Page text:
According to the USDA, wheat exports will reach 7.4Mt in the 2021-22 marketing year, based on imports from Russia of 800,000t.  Much of these imports will come from Siberia, where the costs of shipping across the border into Kazakhstan are substantially lower than trucking to ports on the Black Sea or in the far east of the country.

However, the USDA export estimate is much higher than local government and the Foreign Agricultural Service forecasts of around 6.5Mt, both based on imports from Russia of around 1Mt. But that import number is overshadowed by the 2Mt estimate from leading agricultural consultancy, Sovecon.

Distortions

The introduction of the Russian export tax has undoubtedly increased the cross-border trade between Russia and Kazakhstan, but it has also led to widescale underreporting of grain movements. There is no requirement for trade within the Eurasian Economic Union (EAEU) to be inspected or weighed when transiting borders, and several Russian news agencies are saying wheat exports to Kazakhstan could exceed 4Mt this season. This led to a recent announcement of plans to inspect and weigh grain shipments transiting the Russia-Kazakhstan frontier.

There is nothing like a drought, global pandemic, artificial trade barriers and an indignant neighbour to disrupt trade flows.

Taking the USDA import number of 1Mt means that there is potentially an additional 3Mt of “tax-free” Russian wheat that could be “unofficially” exported out of Kazakhstan as whole grain or as flour to traditional trade partners in the region. Uzbekistan, whose own harvest was 8pc below the five-year average, is traditionally the nation’s biggest wheat export customer. It is forecast to import 3.5Mt in the current marketing year, up 20pc on the five-year average. It also mills Kazakh wheat for re-export to Afghanistan.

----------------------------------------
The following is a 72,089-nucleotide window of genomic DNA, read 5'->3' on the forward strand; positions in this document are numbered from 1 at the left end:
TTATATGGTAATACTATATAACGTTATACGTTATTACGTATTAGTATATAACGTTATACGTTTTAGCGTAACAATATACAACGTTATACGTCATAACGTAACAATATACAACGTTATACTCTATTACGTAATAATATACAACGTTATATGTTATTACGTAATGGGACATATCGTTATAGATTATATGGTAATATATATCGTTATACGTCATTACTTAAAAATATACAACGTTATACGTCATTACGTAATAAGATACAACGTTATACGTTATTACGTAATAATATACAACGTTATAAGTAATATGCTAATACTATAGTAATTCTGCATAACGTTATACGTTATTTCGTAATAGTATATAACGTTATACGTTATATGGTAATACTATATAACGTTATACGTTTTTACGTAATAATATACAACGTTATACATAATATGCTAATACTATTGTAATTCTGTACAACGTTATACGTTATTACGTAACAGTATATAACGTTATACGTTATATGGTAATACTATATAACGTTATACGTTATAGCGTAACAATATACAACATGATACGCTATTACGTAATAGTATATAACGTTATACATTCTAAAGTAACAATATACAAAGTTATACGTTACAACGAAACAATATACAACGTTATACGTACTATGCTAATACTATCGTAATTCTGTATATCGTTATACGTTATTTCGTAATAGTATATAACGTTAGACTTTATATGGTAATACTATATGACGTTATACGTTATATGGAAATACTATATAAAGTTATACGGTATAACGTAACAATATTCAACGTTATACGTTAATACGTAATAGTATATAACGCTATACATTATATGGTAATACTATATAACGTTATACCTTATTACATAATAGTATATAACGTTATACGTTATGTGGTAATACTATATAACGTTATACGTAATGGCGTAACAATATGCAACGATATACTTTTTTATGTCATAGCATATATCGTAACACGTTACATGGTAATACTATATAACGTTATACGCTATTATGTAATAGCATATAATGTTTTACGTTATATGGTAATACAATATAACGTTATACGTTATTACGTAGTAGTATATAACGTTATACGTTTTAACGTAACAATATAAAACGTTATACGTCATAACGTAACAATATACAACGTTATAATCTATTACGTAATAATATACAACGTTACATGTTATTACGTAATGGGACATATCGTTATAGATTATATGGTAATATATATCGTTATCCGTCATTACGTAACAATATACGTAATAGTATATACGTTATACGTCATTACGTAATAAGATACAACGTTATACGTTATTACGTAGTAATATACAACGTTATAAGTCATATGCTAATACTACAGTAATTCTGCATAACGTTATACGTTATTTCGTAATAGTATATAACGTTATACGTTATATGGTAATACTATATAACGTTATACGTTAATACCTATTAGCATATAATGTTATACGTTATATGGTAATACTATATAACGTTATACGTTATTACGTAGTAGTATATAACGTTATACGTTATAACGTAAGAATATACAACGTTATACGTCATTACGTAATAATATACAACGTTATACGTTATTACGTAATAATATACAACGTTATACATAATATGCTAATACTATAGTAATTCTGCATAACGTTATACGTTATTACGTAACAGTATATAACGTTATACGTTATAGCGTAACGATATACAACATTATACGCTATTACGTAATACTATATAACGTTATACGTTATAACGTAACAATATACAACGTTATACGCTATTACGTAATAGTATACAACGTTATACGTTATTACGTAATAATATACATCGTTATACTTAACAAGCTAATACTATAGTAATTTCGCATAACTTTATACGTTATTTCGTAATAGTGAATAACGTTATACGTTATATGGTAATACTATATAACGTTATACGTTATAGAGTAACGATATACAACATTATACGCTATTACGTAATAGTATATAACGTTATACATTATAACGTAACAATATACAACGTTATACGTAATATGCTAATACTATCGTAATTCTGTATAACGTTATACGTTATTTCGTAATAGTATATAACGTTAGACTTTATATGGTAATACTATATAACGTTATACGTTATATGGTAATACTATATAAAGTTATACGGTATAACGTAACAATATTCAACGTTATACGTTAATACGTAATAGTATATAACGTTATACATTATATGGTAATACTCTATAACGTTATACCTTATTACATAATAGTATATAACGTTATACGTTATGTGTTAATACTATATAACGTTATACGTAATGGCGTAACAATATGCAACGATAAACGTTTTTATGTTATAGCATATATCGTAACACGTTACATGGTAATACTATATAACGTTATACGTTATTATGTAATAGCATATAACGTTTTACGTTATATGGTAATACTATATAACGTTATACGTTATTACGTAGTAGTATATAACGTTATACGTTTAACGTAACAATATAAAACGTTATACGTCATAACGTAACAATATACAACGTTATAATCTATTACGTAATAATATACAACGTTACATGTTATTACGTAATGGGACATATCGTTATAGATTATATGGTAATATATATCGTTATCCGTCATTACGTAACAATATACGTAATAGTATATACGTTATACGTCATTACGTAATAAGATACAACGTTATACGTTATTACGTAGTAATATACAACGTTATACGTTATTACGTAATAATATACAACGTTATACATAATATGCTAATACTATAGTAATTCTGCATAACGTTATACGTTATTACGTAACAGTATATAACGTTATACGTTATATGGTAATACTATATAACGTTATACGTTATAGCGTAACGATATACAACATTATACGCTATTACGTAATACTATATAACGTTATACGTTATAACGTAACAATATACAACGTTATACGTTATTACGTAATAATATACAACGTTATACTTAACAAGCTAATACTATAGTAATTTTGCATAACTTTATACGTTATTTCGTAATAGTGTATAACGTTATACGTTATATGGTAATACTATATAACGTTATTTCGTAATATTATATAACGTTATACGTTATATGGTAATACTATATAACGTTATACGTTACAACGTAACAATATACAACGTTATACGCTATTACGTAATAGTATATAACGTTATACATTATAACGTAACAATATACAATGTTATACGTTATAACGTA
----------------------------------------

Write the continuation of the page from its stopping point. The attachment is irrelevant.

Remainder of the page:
Afghanistan is usually the second-biggest customer, but despite government assurances, the clearing of financial transactions is a big concern under the recently established Taliban regime. Tajikistan and Iran, which we know has a higher-than-normal import requirement this year due to domestic drought, are other likely destinations.

China shares a 1783-kilometre border with Kazakhstan and is a critical emerging market for Central Asia’s biggest grain producer. However, persistent Chinese limits on rail and truck transport at the Kazakhstan-China border and unilateral COVID-19 quarantine restrictions on incoming trade are frustrating the Kazakhstani government.

In August, Kazakhstan’s rail authority reportedly announced restrictions on accepting cargo bound for the Chinese border, except in containerised shipments through the new transhipment terminal at the Dostyk-Alashankou border crossing. This significantly increases export costs, not to mention the global shortage of containers for such purposes.

There is nothing like a drought, global pandemic, artificial trade barriers and an indignant neighbour to disrupt trade flows. While Kazakhstan will undoubtedly have enough wheat to meet its domestic requirements in the 2021-22 marketing year, the picture for grain imports and exports, in particular wheat, is opaque at best.